Of course, the time will come when, if you’re a skilled-enough player, you’ll wish to move on to a higher difficulty level (the game offers four settings in all). At that point, you’ll have to scrap your previous strategies. Accept the challenge offered by Hard mode, and those spheres of fire will be too weak to take care of the enemy hordes. A powerful needle-thin laser can get the job done--but its severe lack of range will make fancy flying on your part a requirement. Crank 2036's difficulty up a notch and its aerial wars become as hellishly intense as those in any other Thunder Force-style shooter.

The elements of speed and strategy at work here are complemented by fantastic superficials. Graphically, Mission Three is awe inspiring, with a line-scrolling moon surface reflecting the action in its icy, crystalline blanket. Be wary of the crystal structures that protrude from the terrain (and be sure to sneak down between said structures in search of hidden treasures!).

And the point at which you'll realize that you’re immersed in a truly special experience will likely come during one of the game’s dramatic boss encounters, when your Valkyrie finally switches to its Battroid mode, requiring that you rotate the machine and aim its endless streams of shots. With a little practice, you'll be spinning and shooting as efficiently and effortlessly as Macross's mega-pilots ever had--which will be necessary if you're to defeat the Zentradi's incredible boss behemoths (who are introduced with fanfare at the beginnings of their respective levels).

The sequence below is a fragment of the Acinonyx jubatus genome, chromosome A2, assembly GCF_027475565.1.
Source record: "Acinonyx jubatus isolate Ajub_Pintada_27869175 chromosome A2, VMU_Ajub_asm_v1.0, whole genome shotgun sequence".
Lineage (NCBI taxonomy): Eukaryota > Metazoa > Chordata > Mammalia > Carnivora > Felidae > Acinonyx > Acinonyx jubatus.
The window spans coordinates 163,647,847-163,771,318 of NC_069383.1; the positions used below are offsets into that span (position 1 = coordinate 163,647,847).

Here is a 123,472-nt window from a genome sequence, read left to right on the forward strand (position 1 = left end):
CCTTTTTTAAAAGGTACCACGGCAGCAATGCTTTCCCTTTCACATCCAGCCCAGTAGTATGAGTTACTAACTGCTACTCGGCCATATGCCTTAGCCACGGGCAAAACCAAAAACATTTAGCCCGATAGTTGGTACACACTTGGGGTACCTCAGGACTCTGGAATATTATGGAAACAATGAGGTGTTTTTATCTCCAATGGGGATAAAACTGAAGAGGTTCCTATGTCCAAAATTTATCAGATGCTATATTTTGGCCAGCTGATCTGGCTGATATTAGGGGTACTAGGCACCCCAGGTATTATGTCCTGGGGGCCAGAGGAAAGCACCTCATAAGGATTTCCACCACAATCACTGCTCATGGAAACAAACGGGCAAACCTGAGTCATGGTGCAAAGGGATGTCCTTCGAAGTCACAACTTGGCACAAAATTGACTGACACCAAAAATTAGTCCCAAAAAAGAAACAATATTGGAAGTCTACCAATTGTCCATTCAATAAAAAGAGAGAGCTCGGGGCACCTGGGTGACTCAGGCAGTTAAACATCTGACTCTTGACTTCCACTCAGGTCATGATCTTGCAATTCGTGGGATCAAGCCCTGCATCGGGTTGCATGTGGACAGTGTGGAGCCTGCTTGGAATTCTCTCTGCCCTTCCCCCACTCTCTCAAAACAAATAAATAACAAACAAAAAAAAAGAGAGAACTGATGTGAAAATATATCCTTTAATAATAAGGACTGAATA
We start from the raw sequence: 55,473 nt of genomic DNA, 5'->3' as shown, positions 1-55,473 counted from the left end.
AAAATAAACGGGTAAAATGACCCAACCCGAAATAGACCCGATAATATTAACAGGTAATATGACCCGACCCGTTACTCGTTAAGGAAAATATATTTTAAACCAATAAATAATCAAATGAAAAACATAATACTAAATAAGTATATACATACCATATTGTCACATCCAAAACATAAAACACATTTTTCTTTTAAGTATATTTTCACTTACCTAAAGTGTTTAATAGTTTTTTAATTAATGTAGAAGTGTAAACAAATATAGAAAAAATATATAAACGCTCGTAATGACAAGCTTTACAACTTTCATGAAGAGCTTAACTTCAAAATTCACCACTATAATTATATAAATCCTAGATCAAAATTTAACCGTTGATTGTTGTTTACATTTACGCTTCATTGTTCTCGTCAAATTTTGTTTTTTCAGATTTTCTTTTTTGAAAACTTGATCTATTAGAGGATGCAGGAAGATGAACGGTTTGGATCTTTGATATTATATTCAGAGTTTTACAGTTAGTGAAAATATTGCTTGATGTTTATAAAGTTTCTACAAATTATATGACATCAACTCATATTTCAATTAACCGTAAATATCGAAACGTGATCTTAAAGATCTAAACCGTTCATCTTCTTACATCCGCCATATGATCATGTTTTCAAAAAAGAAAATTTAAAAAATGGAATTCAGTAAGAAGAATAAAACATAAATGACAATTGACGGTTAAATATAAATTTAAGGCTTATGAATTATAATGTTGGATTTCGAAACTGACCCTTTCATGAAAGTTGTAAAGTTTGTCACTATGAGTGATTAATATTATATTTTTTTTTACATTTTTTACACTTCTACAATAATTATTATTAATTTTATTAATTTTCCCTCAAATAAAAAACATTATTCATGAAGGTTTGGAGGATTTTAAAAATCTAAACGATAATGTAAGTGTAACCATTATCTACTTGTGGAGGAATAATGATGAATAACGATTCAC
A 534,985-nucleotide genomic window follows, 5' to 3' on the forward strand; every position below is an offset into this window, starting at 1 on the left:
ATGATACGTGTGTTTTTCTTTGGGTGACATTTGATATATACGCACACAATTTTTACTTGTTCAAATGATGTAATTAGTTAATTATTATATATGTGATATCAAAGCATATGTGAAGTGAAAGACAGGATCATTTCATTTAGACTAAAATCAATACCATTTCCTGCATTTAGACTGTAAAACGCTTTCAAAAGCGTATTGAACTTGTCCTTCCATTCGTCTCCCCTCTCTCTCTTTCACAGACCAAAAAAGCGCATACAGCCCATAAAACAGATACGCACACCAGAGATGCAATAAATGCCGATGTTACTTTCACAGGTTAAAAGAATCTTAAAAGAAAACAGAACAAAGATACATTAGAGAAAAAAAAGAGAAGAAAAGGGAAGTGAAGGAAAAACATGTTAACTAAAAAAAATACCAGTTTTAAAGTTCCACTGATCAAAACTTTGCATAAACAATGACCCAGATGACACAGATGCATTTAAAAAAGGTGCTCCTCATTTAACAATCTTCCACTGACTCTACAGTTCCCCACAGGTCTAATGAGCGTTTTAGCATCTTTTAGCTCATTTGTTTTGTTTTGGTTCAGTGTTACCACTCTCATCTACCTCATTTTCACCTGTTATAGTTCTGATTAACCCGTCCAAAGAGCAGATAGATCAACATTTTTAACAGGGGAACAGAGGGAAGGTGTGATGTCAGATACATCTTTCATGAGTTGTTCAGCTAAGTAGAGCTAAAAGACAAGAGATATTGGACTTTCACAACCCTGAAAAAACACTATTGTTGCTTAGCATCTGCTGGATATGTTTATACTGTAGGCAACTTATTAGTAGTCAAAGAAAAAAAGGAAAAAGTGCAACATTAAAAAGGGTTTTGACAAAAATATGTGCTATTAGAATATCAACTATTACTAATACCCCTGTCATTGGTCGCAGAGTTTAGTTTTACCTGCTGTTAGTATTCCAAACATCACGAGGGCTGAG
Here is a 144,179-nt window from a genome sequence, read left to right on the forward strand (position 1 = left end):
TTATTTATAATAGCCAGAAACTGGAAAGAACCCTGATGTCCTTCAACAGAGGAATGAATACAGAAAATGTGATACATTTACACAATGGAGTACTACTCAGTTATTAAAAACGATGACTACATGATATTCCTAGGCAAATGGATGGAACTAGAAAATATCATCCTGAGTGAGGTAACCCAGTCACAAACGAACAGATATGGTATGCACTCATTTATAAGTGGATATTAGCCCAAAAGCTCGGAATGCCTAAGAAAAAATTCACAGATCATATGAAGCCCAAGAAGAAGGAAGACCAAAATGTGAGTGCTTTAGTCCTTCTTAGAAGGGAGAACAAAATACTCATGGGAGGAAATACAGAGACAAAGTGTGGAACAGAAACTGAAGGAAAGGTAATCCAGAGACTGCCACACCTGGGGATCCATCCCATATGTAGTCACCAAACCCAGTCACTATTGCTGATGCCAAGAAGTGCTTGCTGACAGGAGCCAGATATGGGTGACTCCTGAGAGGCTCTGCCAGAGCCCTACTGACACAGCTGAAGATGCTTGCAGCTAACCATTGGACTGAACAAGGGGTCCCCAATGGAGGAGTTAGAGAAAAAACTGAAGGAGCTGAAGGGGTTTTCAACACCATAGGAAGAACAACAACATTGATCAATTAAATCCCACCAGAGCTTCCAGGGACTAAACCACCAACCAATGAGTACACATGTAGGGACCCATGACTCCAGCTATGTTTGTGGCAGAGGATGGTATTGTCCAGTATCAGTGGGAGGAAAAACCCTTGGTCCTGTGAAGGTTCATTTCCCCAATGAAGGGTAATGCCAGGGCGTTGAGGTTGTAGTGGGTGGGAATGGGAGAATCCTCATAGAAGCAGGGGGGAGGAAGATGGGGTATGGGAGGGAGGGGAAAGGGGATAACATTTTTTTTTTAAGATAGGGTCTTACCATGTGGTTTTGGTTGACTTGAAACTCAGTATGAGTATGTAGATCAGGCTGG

Perhaps the concern exists that all of these superlatives are being hurled about by a long-time Robotech fan with a supersubtle eye. Rest assured that with its stirring soundtrack, seamless integration of strategic elements, and intense higher difficulty modes, Macross 2036 is worth any shooter fan’s time. Those familiar with the series will get the most out of the experience, however, as even the most bitter curmudgeon will recall and revisit the feelings that accompanied each viewing of the classic television show. For the saga's most loyal fans, the time has finally come to take flight and earn your wings.

Just as you’ve always wanted to.